Testing the Home For Radon Gas

There are any number of health hazards that can present themselves to the American home, from hurricanes to flash floods to carbon monoxide, but one of the deadly hazards that is often underestimated is radon, a naturally occurring radioactive gas that can find its way into buildings, mines, and other low, confined areas. What are the hazards of radon gas, and how can it be detected and dealt with?

Radon Basics

What is radon? According to Health Line, radon is a colorless, odorless and tasteless radioactive gas that is often produced when thorium, uranium, and radium break down in soil, rocks, and water, and form radon, which can then drift up and into the air. In fact, most people breathe radon every day, but not enough to be an actual hazard. When a person breathes excessive amounts of radon gas, symptoms can appear such as wheezing, a persistent cough, chest pain during laughter or coughing, and shortness of breath. Loss of appetite, weight loss, and fatigue can set in after prolonged exposure. And given enough time, breathing radon gas can cause lung cancer. The Environmental Protection Agency, the EPA, along with the Surgeon’s General Office both estimate that up to 20,000 lung cancer deaths occur each year due to radon. Often, radon will come up through the soil and enter a house via cracks in the foundation, and if the house is well insulated, the radon gas can linger in the basement or first floor. Around 1 in 15 American homes probably have radon levels at hr higher than the EPA’s recommended safe levels.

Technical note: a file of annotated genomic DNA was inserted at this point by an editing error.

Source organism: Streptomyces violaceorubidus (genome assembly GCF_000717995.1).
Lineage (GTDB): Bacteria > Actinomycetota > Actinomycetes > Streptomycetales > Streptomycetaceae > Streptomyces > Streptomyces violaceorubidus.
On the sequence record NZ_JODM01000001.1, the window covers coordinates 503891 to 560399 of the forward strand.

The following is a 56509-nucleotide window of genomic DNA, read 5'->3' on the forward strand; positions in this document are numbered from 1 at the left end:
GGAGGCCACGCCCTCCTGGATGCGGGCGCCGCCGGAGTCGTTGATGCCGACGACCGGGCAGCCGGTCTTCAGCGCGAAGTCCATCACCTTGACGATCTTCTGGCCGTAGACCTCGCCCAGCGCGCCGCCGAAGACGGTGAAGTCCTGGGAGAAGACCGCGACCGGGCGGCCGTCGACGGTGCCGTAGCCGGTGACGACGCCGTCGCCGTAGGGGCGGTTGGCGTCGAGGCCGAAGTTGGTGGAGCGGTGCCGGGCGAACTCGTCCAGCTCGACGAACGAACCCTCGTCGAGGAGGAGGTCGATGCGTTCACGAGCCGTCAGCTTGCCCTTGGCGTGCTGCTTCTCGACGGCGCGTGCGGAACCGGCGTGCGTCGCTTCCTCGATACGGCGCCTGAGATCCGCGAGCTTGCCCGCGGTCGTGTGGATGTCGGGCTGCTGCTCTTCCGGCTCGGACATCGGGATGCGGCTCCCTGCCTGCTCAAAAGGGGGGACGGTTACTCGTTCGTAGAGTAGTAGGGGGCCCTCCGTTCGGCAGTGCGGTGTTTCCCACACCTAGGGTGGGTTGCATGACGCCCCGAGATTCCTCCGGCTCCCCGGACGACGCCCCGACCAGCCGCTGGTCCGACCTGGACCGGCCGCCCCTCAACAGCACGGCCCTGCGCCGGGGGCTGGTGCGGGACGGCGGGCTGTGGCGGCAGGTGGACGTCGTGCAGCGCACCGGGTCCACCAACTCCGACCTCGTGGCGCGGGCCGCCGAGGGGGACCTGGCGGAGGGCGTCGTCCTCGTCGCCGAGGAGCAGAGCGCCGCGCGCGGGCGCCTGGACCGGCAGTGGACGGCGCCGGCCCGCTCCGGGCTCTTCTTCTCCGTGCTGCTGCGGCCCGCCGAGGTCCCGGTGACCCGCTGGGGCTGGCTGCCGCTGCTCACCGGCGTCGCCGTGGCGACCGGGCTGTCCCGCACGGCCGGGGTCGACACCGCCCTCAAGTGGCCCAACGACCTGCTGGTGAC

Residential Radon Testing

Short term and long term testing kits can screen a home for radon levels. Short term radon gas testing will work for two to 90 days, while long term testing is done over a span exceeding 90 days. Often, hardware stores will have these testing kits for homeowners to purchase and use. These devices may be charcoal canisters, alpha-track detectors, or continuous monitors, among other types. During testing time, windows and other air flow items should minimize the flow of air into and out of the house, including fans, so the house’s air is not mixed up with outside air that will give a false reading. Long term testing may yield more accurate results if the user is not pressed for time, and either way, the buyer should follow the device’s instructions carefully and for maximum effectiveness, place the detector in the basement or ground floor where noxious gas is most likely to accumulate and linger. When the testing is done, the buyer can send the device to its manufacturer or other official service where they can analyze the data and send it to the homeowner.

How to Get Rid of Radon?

If the tested air has a radon level of 4 picoCuries per liter, or 4pCi/L, the levels are high enough to mandate radon removal. For a preventative measure, the homeowner can seal and caulk the cracks in the basement or first floor that allow the gas to enter, and one can install a plastic sheet between the gas permeable soil and slab so the gas cannot enter. Also, a soil suction radon reduction system can be installed, and it will use a pipe to draw radioactive gas from the soil and vent it outside so it does not accumulate in the home.

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